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Beyond Guns, Gates and Guards

News & Features | April 9, 2013

It is often said that today we live in a global age. With the advent of the It is often said that today we live in a global age. With the advent of the It is often said that today we live in a global age. With the advent of the people and countries are more interconnected than ever before. Information can be shared instantaneously. Therefore, information can be stolen just as instantaneously. A downside to this heightened interconnectedness and information deluge is the increased chance that classified or private information will be leaked or hacked. With the increase of sensitive and valuable information online, there is an even greater opportunity and incentive for individuals and governments to create hacking initiatives The consequences of hacking have become widespread and have created both a new type of espionage and warfare. No longer do states have a monopoly on violence. The paradigms of warfare are changing. Much of it is shifting online.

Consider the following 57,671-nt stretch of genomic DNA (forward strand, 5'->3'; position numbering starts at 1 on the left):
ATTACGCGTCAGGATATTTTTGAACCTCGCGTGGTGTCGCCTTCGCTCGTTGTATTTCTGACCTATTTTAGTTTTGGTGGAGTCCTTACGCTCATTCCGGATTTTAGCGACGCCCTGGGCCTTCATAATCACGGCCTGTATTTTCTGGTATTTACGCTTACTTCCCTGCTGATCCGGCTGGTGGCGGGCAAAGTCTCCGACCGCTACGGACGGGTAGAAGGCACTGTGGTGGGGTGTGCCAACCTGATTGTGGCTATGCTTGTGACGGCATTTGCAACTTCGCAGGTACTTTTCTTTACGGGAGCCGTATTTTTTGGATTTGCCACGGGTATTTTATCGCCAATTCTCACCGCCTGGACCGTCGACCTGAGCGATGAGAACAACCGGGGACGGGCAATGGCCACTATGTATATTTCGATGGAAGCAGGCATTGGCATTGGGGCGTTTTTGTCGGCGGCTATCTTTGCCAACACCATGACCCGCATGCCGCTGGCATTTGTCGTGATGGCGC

On March 11th, the Obama administration openly demanded that the Chinese government adhere to “acceptable norms of behavior in cyberspace.” This request comes at a diplomatically tense time, as Washington is looking for cooperation with China in preventing North Korea and Iran from amassing a nuclear arsenal, and desperately wants to maintain stable Sino-American relations. But the Chinese have frequently been implicated in large-scale theft of information from American networks—both commercial and federal—leading the White House to decide that it was high time an official complaint be made against the Chinese. Analysts state that Chinese hackers are stealing data at an unprecedented rate. Mike Rogers, the chair of the House Intelligence Committee, stated: “China is stealing our intellectual property at a rate that qualifies as an epidemic.”

This epidemic has hit many American media outlets. The New York Times, Bloomberg News, The Wall Street Journal, and The Washington Post have all reported that they had been the victims of Chinese-based cyber attacks. In many cases, the media outlets were hacked after running an article or story on important officials in China, or if reporters had connections to classified government information. Coca-Cola was hacked by the same group as they entered into negotiations to buy out a Chinese juice company. The negotiations eventually fell through. A computer security company, Mandiant, recently did an in-depth investigative report and determined that these hacks all originated from the same place: a hacking group they call “Comment Crew.”